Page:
3.4 Matrix
The matrix, the polymer, is used to bind the fibres together, transfer the forces between the fibres and to protect the fibres from external mechanical and environmental damage. The shear forces created between the fibres are limited to the properties of the matrix. The matrix is also the limited factor when applying forces perpendicular to the fibres. The most usual polymeric matrixes for FRP are polyester, vinyl ester and epoxy.

3.5 Creep and relaxation


Glass and carbon fibre has an almost perfect linear behaviour to failure. For most FRP composites, creep deformation becomes a more important role at high stress levels or high temperatures or a combination of the two. Creep will not be a significant factor if the loads on the structure are kept within manufacturer-recommended stress levels, (Busel 2000). Both the GFRP and the AFRP show an important decrease in their tensile strength when they are subjected to a long-term constant load, (Pisani 1998), while studies show that CFRP has very little loss in tensile strength. The resistance to creep and relaxation is a huge advantage when using the materials in prestressed applications. If a material has problems with creep and relaxation there will be losses in the prestressing force over time. Structures can be made to make it possible to put extra stress in the material during the constructions life span, but if this can be avoided it will be beneficial.

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Strengthening structures with externally prestressed tendons Literature review

3.6 Fatigue loading


FRP show significantly enhanced fatigue resistance over metallic materials, (Busel 2000), but this is limited to the material, i.e. rods etc. One problem that still remains is joints, connections and anchorage. Since the material is strong it is not likely to have a fatigue failure in the FRP. Although it has been limited research in larger structures it can be said that fatigue failure in the FRP is unlikely to occur except in joints, connections and anchorage details.

3.7 Alkaline environment


Concretes alkaline environment has very little effect on CFRP materials. Sen et al. (1998) showed that after three years of exposure, ultimate capacity reduction was less than four percent. Micell and Nanni (1998) perfomed tests with 3 types of CFRP and 2 types of GFRP. The CFRP specimens showed very good durability to the alkaline exposure. For the GFRP the rod with a thermoplastic matrix showed good durability while with the rod with a polyester matrix the polyester did not provide protection and was strongly damaged by the alkaline.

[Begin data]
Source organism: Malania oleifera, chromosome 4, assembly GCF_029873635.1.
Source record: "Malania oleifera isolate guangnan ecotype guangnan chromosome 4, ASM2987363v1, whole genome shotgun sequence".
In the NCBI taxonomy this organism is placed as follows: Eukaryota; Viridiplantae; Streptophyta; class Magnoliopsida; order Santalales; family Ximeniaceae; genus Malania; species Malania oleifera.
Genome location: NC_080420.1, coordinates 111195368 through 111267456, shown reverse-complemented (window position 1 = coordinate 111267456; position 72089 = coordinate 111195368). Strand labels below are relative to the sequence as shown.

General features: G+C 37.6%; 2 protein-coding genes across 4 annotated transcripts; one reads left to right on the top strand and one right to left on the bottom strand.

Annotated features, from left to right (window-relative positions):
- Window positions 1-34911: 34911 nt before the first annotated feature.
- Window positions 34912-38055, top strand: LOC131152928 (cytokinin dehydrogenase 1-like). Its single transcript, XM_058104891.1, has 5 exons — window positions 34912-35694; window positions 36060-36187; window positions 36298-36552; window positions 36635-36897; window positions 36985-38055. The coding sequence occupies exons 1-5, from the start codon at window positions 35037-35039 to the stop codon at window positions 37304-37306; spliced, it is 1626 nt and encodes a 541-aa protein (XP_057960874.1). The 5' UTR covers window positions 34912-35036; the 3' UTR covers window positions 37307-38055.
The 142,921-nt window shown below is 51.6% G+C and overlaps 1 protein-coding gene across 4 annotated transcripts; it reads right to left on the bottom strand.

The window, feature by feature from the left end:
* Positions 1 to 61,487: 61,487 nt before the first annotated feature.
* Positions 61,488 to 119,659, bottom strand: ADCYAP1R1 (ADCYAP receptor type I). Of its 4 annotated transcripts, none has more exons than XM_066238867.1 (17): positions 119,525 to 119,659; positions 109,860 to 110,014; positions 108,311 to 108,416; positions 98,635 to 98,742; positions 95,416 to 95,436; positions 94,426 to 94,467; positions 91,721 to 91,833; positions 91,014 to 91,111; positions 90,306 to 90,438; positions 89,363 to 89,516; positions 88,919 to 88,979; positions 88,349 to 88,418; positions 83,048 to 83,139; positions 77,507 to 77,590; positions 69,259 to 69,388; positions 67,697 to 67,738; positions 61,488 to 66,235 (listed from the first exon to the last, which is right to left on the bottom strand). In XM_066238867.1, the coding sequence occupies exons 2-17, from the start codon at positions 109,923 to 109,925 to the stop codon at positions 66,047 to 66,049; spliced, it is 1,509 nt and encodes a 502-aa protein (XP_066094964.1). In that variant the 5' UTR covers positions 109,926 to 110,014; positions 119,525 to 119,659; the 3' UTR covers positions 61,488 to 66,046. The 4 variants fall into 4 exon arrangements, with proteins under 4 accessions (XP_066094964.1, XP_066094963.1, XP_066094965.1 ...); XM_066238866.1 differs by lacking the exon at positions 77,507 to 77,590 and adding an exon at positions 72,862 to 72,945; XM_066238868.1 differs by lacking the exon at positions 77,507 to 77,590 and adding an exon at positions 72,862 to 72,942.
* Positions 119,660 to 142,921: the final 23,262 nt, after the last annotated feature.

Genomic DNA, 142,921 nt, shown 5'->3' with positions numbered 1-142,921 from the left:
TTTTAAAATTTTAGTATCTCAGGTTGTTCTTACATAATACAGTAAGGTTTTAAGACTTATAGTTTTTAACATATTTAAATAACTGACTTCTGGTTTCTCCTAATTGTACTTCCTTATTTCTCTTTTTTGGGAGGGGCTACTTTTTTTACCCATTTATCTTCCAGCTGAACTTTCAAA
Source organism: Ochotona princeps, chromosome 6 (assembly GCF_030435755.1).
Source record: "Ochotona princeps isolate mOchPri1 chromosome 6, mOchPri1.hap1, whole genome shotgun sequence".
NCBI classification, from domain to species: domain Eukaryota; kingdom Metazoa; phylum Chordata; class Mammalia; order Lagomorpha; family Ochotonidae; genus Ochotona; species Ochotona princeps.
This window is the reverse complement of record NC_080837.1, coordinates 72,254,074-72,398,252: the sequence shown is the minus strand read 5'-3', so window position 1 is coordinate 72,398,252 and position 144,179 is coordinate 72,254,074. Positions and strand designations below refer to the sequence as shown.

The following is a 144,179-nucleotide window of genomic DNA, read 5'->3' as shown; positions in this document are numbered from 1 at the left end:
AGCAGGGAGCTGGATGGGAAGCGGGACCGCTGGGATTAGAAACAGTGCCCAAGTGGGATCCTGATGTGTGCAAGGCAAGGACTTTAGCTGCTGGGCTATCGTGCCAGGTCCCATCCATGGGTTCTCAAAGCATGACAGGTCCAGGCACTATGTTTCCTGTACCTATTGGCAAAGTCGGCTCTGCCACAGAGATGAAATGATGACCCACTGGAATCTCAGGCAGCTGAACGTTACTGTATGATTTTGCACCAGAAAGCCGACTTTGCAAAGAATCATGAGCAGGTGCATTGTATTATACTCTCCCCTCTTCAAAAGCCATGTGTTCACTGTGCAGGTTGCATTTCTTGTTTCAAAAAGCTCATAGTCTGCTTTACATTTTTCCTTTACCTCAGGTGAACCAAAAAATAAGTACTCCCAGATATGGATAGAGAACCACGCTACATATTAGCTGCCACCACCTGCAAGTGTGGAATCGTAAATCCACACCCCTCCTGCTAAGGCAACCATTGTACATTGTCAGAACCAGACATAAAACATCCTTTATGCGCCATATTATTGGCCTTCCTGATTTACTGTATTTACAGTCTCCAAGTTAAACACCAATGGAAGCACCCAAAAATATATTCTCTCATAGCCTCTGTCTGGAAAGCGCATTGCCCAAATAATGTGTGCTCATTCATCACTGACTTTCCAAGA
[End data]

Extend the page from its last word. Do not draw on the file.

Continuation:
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Strengthening structures with externally prestressed tendons Literature review

EXTERNAL PRESTRESSED REINFORCEMENT

4.1 General
External prestressing refers to a post-tensioning method in which tendons are placed on the outside of a structural member. It is an attractive method in rehabilitation and strengthening operations because: It adds little weight to the original structure Its application poses little disturbance to users It allows the monitoring, re-stressing and replacement of tendons.

The first use with external steel tendons was in the 1950s, but after that it lay dormant for some time. Now external prestressing techniques with steel tendons have been widely used with success to improve existing structures in the United States, Japan and Switzerland. However there can be a problem with corrosion in the steel that forces the use of steel protection on the external tendons, for example by plastic sheeting. This problem can be resolved by the use of FRP materials. Therefore research in the area has been conducted since the early 1970s. In the beginning, glass FRP was used but at the moment aramid and carbon are mainly used due to higher modulus of elasticity. However it is important to remember that FRP and steel have different material properties and different behaviours when loaded. In table 4.1 a short comparison is made between steel, GFRP, AFRP and CFRP. Note that this shows the characteristics of FRP tendons from specific manufacturers and might not be valid to other tendons even though the same fibres are used. Experimental tests have shown that the loaddisplacement relationship of concrete beams reinforced with FRP has almost the same behaviour as beams reinforced with steel, (Mutsuyoshi 1991). FRP tendons lack the ductility under extreme loading exhibited by steel, which means that a CFRP prestressed beam may simultaneously provide greater ultimate load capacity and lower energy absorption than a similar steel prestressed beam, (Stoll et al. 2000). Research has shown that a prestress loss within 5 7 percent can be expected, (Grace and Abdel-Sayed 1998).